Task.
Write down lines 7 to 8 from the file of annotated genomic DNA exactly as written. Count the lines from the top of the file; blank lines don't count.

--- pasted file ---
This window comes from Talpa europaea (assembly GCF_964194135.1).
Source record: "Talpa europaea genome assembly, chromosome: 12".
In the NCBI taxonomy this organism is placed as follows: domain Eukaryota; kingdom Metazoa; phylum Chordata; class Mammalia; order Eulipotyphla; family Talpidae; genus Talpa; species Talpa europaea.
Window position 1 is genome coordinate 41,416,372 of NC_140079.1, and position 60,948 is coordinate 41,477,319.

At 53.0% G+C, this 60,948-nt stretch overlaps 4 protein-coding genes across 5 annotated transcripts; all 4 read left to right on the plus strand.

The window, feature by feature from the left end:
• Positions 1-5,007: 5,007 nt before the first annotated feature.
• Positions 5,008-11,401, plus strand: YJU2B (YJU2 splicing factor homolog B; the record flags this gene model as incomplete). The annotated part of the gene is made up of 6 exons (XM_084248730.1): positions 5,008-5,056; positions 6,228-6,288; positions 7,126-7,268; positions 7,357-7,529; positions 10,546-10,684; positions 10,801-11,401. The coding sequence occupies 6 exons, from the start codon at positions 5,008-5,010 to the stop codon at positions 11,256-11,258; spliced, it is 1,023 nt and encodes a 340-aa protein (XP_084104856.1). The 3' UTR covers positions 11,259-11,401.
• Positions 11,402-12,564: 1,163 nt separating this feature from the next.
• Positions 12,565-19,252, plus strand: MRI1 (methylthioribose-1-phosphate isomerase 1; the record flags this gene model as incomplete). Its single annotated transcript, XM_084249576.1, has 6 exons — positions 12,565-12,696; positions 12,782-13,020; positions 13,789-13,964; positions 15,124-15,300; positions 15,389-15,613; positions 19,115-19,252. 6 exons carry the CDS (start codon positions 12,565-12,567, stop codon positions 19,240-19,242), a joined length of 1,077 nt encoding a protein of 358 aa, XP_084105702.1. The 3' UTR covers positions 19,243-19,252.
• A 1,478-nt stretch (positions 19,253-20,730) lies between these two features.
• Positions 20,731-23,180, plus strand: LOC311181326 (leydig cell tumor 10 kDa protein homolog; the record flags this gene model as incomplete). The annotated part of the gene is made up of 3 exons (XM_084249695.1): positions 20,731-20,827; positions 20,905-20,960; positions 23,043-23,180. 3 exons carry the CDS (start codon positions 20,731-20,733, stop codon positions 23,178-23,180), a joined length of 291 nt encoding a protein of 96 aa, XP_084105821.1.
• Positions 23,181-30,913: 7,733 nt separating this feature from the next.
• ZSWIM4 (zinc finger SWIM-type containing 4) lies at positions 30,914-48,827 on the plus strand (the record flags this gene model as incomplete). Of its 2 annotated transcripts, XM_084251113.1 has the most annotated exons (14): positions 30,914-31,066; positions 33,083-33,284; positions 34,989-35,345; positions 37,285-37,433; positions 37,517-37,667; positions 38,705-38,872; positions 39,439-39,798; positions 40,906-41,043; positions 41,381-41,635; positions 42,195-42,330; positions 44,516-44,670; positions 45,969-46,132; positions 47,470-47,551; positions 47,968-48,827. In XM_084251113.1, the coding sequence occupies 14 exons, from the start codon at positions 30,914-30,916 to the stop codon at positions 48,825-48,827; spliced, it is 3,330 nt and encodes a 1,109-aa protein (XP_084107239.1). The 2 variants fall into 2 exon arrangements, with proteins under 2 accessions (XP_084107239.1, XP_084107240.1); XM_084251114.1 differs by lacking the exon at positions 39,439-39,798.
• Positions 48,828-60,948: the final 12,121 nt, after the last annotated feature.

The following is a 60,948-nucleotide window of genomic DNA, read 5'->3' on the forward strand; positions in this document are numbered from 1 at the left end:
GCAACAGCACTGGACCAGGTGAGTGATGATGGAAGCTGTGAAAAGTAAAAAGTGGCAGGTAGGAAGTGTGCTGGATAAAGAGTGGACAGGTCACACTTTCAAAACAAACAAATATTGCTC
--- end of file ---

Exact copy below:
• Positions 1-5,007: 5,007 nt before the first annotated feature.
• Positions 5,008-11,401, plus strand: YJU2B (YJU2 splicing factor homolog B; the record flags this gene model as incomplete). The annotated part of the gene is made up of 6 exons (XM_084248730.1): positions 5,008-5,056; positions 6,228-6,288; positions 7,126-7,268; positions 7,357-7,529; positions 10,546-10,684; positions 10,801-11,401. The coding sequence occupies 6 exons, from the start codon at positions 5,008-5,010 to the stop codon at positions 11,256-11,258; spliced, it is 1,023 nt and encodes a 340-aa protein (XP_084104856.1). The 3' UTR covers positions 11,259-11,401.